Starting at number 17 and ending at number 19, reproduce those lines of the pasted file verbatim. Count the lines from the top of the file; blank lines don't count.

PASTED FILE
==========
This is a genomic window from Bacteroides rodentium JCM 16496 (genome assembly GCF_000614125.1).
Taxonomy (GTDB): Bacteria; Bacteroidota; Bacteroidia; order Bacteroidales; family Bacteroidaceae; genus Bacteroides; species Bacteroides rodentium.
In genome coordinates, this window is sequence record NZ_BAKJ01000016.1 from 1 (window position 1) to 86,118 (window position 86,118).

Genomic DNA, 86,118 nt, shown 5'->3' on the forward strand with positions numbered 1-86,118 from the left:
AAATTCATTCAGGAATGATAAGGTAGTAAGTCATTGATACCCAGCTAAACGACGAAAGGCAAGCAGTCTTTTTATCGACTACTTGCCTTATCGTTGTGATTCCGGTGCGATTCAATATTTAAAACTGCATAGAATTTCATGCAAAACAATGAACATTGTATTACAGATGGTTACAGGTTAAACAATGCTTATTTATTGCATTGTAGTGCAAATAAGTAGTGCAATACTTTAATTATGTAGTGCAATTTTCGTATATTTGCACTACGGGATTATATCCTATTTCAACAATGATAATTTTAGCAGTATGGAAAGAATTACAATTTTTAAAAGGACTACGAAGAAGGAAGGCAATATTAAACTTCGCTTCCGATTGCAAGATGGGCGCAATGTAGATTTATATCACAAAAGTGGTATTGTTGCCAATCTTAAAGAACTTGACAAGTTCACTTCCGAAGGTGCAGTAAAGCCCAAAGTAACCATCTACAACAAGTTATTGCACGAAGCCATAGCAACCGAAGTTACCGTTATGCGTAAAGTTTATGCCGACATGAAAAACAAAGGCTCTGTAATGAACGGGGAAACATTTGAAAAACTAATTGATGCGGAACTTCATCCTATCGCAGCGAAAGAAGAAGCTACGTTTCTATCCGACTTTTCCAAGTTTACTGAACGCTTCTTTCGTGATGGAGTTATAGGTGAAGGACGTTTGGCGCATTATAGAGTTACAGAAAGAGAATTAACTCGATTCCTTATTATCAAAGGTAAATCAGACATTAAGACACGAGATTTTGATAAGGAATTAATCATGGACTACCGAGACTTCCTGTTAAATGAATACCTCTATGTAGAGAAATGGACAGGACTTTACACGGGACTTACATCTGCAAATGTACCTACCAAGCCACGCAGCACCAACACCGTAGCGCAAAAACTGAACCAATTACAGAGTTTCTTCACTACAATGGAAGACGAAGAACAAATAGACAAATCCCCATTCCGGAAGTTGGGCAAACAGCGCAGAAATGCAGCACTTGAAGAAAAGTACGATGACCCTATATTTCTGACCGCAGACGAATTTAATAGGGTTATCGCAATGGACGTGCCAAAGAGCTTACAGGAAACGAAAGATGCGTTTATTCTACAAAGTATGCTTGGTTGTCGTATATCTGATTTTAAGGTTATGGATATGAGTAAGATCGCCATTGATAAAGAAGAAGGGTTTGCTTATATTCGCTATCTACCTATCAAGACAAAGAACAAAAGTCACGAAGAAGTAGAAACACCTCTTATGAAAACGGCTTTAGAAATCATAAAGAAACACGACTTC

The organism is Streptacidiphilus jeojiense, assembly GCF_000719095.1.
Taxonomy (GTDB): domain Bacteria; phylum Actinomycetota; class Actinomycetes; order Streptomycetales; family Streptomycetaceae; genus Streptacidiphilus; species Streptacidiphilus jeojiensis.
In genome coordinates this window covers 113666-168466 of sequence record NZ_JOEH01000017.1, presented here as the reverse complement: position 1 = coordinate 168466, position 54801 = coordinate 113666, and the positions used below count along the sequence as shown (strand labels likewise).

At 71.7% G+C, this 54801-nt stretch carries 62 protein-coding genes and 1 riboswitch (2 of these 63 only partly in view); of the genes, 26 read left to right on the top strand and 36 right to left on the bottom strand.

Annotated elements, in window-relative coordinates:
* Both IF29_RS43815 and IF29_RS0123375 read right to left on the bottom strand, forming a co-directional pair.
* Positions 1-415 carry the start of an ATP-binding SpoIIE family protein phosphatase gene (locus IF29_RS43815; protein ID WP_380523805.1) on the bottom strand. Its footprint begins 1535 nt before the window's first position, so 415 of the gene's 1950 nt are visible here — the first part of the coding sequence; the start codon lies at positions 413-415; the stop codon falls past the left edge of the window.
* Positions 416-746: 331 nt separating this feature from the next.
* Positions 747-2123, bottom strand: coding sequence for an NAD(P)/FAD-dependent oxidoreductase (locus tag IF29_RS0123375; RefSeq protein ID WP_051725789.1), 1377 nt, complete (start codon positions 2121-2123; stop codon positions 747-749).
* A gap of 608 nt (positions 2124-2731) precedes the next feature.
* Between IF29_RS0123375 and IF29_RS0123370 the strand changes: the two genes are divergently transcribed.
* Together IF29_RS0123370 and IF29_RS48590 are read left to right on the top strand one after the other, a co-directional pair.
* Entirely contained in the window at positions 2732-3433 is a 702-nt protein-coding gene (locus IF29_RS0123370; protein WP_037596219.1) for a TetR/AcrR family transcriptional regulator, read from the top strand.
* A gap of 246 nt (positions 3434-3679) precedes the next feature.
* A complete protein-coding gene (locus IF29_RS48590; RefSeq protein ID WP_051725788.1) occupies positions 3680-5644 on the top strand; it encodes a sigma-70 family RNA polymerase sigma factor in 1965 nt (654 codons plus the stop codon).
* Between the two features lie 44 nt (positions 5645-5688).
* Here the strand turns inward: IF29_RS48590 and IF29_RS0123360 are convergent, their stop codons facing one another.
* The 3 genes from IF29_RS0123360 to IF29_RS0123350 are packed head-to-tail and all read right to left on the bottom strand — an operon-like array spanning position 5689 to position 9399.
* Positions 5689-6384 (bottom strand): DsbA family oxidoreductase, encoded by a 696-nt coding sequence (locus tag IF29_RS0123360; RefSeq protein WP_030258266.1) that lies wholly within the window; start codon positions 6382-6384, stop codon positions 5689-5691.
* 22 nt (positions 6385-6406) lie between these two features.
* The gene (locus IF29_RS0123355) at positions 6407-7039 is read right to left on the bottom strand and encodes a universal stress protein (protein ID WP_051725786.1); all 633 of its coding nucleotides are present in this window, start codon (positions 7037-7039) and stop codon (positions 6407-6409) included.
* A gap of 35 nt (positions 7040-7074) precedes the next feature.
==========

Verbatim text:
* Together IF29_RS0123370 and IF29_RS48590 are read left to right on the top strand one after the other, a co-directional pair.
* Entirely contained in the window at positions 2732-3433 is a 702-nt protein-coding gene (locus IF29_RS0123370; protein WP_037596219.1) for a TetR/AcrR family transcriptional regulator, read from the top strand.
* A gap of 246 nt (positions 3434-3679) precedes the next feature.